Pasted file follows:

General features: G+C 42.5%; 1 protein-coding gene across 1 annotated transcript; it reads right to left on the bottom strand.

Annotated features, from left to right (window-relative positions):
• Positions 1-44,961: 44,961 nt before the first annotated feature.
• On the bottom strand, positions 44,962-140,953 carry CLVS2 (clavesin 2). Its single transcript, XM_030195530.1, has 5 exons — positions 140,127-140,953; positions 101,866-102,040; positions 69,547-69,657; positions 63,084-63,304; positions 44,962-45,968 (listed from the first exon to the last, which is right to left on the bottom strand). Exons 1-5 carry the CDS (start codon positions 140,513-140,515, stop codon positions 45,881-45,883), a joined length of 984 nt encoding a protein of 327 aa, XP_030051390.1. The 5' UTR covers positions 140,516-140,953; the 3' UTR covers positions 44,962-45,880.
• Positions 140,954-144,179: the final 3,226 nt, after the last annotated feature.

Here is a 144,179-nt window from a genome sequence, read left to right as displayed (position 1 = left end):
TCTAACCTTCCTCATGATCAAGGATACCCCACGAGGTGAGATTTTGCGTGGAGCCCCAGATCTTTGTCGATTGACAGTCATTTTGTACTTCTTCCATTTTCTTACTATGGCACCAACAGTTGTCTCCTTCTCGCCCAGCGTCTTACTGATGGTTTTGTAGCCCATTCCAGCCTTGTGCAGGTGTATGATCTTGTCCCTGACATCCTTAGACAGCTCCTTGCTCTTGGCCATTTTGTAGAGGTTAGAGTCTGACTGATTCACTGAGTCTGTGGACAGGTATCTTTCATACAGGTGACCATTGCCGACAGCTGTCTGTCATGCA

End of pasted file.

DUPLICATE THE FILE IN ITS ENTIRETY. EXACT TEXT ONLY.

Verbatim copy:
General features: G+C 42.5%; 1 protein-coding gene across 1 annotated transcript; it reads right to left on the bottom strand.

Annotated features, from left to right (window-relative positions):
• Positions 1-44,961: 44,961 nt before the first annotated feature.
• On the bottom strand, positions 44,962-140,953 carry CLVS2 (clavesin 2). Its single transcript, XM_030195530.1, has 5 exons — positions 140,127-140,953; positions 101,866-102,040; positions 69,547-69,657; positions 63,084-63,304; positions 44,962-45,968 (listed from the first exon to the last, which is right to left on the bottom strand). Exons 1-5 carry the CDS (start codon positions 140,513-140,515, stop codon positions 45,881-45,883), a joined length of 984 nt encoding a protein of 327 aa, XP_030051390.1. The 5' UTR covers positions 140,516-140,953; the 3' UTR covers positions 44,962-45,880.
• Positions 140,954-144,179: the final 3,226 nt, after the last annotated feature.

Here is a 144,179-nt window from a genome sequence, read left to right as displayed (position 1 = left end):
TCTAACCTTCCTCATGATCAAGGATACCCCACGAGGTGAGATTTTGCGTGGAGCCCCAGATCTTTGTCGATTGACAGTCATTTTGTACTTCTTCCATTTTCTTACTATGGCACCAACAGTTGTCTCCTTCTCGCCCAGCGTCTTACTGATGGTTTTGTAGCCCATTCCAGCCTTGTGCAGGTGTATGATCTTGTCCCTGACATCCTTAGACAGCTCCTTGCTCTTGGCCATTTTGTAGAGGTTAGAGTCTGACTGATTCACTGAGTCTGTGGACAGGTATCTTTCATACAGGTGACCATTGCCGACAGCTGTCTGTCATGCA